Interview with the Artist Jaymi Zents

July 10, 2018 | Author: webSman

Q: How do you inspire the powerful and compelling images you create?

A: Working with organic surfaces, from wood to stained papers, skins to fabrics, has always been pivotal for my figures. The patterns in the wood or stain help to decide placement, pose, and movement of my girls. A plain, pure paper or canvas has always proven overwhelming and at odds with my personality. Having to impose my will on something, even a piece of paper seems overbearing and rude. Having parameters to have to work within and play around is more interesting. The challenges of natural surfaces are what makes them so special to draw on. Drawing becomes more interactive, less imposed when there are areas on the original surface to be revered and other areas that interrupt, merging together with the figure.

Q: What do you look for in a model or muse? What qualities are a must?

A: ‘Ascension’ has been important in capturing the qualities that I want my girls to possess, that I wish I could possess…her tranquility and that sense of being above all of the chaos. She became a sort of study on serenity. The women in the birch drawings tend to be more stately, quiet, and self-aware. Using my own body has been the most sensible model for my drawings…..I am always available, affordable, and willing to pose until the pose is exactly what is wanted. Some complaining, but still, it all comes together in the end. The girls tend to end up with a passing resemblance to my pupils, hands, and feet by the time I fix their features.

Q: What does a work of art need to have to express desire, sensuality, or passion?

A: I think the process can be more indicative of expressing desire and passion than the finished image as a whole. Passion connotes a driving need beyond our control. In drawing and painting, it can be found in the sense of a slow build-up of patterns or intimate attention given to the fine details of a face or hand. Or, it can be the inspired spontaneity of brushstrokes or quick, sure pencil marks, expressing excitement. It’s the moments of making that we get lost in, the moments that are private. The total finished image can express sensuality, but it is the details that reveal the passion.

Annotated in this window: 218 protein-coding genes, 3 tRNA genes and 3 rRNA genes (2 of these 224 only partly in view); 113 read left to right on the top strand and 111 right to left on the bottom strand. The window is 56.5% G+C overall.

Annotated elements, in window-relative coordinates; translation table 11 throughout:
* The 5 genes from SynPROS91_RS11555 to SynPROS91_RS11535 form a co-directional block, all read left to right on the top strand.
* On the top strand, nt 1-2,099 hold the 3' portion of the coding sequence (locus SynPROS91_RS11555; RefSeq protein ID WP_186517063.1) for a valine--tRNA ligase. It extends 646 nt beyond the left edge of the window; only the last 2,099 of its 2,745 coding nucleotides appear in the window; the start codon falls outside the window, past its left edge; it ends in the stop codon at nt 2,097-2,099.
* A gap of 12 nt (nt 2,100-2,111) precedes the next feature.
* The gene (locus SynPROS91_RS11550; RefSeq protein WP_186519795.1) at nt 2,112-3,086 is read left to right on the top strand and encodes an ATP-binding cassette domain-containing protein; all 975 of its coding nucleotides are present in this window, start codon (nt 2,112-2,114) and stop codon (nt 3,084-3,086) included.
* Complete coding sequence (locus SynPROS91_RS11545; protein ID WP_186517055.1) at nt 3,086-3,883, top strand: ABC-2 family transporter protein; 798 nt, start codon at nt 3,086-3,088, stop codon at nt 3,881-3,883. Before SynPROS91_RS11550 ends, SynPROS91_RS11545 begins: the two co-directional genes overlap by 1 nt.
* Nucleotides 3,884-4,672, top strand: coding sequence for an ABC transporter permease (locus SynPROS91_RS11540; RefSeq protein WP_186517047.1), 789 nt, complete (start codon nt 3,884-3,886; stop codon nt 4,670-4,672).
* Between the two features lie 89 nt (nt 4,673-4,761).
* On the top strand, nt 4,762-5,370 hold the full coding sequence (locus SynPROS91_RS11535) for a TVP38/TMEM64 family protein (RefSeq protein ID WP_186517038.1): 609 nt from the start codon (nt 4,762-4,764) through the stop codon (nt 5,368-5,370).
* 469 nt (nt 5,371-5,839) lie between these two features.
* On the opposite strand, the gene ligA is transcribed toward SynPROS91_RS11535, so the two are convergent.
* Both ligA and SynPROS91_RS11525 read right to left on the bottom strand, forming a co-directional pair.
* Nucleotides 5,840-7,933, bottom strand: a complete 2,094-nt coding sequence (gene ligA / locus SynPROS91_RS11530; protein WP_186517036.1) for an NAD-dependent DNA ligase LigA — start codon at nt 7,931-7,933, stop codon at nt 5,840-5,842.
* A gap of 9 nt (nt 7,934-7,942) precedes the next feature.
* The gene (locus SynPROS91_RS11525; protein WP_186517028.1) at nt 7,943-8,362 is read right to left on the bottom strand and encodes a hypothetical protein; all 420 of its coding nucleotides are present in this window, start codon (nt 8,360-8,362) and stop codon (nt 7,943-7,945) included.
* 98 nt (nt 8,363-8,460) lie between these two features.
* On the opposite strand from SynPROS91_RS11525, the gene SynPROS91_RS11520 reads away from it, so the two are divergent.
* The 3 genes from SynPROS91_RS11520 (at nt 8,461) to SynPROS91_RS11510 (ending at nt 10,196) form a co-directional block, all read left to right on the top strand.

Q: Do you need to have the right environment or setting to create in? If so what preparations do you make to prepare the surroundings you work in?

A: Though a simpler space allows more focus, simple is rarely available here. The reality is a bit more chaotic. I have, err, “baroque” taste. Carved furniture and frames full of animals and nature, lots of collections of “fancies” and organic treasures that other people just consider compost but that I cherish(nests, skeletons, tiny mummies from our yard). Seemingly every doll, super ball, troll, and rock collection from childhood still lives with me. As long as there is a 5 x 7 foot area to sit on the floor and draw, I can deal with a full environment of curiosities. Once drawing begins, and I get caught up in the details, the surroundings are less influential.

Q: How much time would you say you spend on the average to get a painting or body of work ready for a gallery exhibition? Can you share your experience with this process?

A: Time varies so much from one drawing to the next. If there is a deadline, I make time work, no matter what. But generally, I see time as a somewhat arbitrary measure in art. Some drawings work from the very first mark and time disappears so quickly, getting lost in the details and excitement. Others can be a struggle, with lots of erasing, sanding, second-guessing, and cursing consuming time and energy. Drawing is like gardening for me, where an entire day passes, before even realizing I forgot to eat. Mommy has always told me that when you lose track of time, it is a sign of what each person’s gift is in life.

Q: Do you have any advice for our readers about working with galleries?

A: For several years, I have been the installation assistant at a gallery, giving witness to some basic observations. The most talented artists in our area are the most courteous and professional, while the less talented can display absolute lunacy of ego and entitlement. My advice is pretty basic. Be kind. Be professional, respecting the gallery’s time and space. Be respectful of the rules and requirements of each gallery. Usually, rules are in place from necessity thanks to previous experiences.